America, winning friends and fans everywhere by launching all-out assaults against civilians while supporting Israel's similar efforts in Gaza.
This time someone with "scientific" credentials has gone in to survey the ongoing "collateral" damage.
Cancer, Infant Mortality and Birth Sex-Ratio in Fallujah, Iraq 2005–2009
Chris Busby 1,* , Malak Hamdan 2 and Entesar Ariabi. International Journal of Environmental Research and Public Health 2010, 7(7), 2828-2837.
Abstract: There have been anecdotal reports of increases in birth defects and cancer in Fallujah, Iraq blamed on the use of novel weapons (possibly including depleted uranium) in heavy Fighting which occurred in that town between US led forces and local elements in 2004. In Jan/Feb 2010 the authors organised a team of researchers who visited 711 houses in Fallujah,
Iraq and obtained responses to a questionnaire in Arabic on cancer, birth defects and infant mortality. The total population in the resulting sample was 4,843 persons with and overall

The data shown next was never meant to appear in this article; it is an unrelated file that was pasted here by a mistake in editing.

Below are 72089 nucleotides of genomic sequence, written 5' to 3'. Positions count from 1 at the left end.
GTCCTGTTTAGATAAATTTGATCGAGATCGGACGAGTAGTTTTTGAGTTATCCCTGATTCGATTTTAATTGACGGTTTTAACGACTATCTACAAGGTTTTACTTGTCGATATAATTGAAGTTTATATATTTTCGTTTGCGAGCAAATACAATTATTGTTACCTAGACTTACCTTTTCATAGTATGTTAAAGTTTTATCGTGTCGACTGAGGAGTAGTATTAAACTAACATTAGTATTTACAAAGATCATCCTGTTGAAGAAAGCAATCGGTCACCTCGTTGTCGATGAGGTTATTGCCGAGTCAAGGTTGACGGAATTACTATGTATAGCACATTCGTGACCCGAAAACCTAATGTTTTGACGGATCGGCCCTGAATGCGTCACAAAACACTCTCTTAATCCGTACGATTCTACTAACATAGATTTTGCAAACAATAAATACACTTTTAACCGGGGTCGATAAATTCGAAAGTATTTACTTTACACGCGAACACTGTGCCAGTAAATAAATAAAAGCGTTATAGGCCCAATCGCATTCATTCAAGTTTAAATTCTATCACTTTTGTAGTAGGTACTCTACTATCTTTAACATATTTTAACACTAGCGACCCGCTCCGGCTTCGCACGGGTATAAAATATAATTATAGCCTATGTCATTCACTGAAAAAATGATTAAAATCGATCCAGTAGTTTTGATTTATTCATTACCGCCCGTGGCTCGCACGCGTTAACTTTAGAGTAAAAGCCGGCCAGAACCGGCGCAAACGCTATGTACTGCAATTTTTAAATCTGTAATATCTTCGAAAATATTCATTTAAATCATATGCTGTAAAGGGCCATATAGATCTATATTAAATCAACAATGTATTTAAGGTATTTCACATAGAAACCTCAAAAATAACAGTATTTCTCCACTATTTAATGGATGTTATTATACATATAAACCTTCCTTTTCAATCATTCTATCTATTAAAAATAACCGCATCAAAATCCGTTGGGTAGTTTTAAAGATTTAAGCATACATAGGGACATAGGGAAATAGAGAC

response rate was better than 60%.
Relative Risks for cancer were age-standardised and compared to rates in the
Middle East Cancer Registry (MECC, Garbiah Egypt) for 1999 and rates in
Jordan 1996–2001. Between Jan 2005 and the survey end date there were 62 cases of cancer alignancy reported (RR = 4.22; CI: 2.8, 6.6; p < rr =" 12.6;" rr =" 38.5;" rr =" 9.24;CI:" rr =" 9.7;CI:" rr =" 7.4;CI:">
Infant mortality was based on the mean birth rate over the 4 year period 2006–2009 with 1/6th added for cases reported in January and February 2010. There were 34 deaths in the age roup 0–1 in this period giving a rate of 80 deaths per 1,000 births. This may be compared with a rate of 19.8 in Egypt (RR = 4.2 p <>
Whilst the results seem to qualitatively support the existence of serious mutation-related health effects in Fallujah, owing to the structural problems associated with surveys of this kind, care should be exercised in interpreting the findings quantitatively.
FOR A LESS ACADEMIC AND MORE GRAPHIC DISCUSSION SEE THE FOLLOWING LINKS
also at Global Research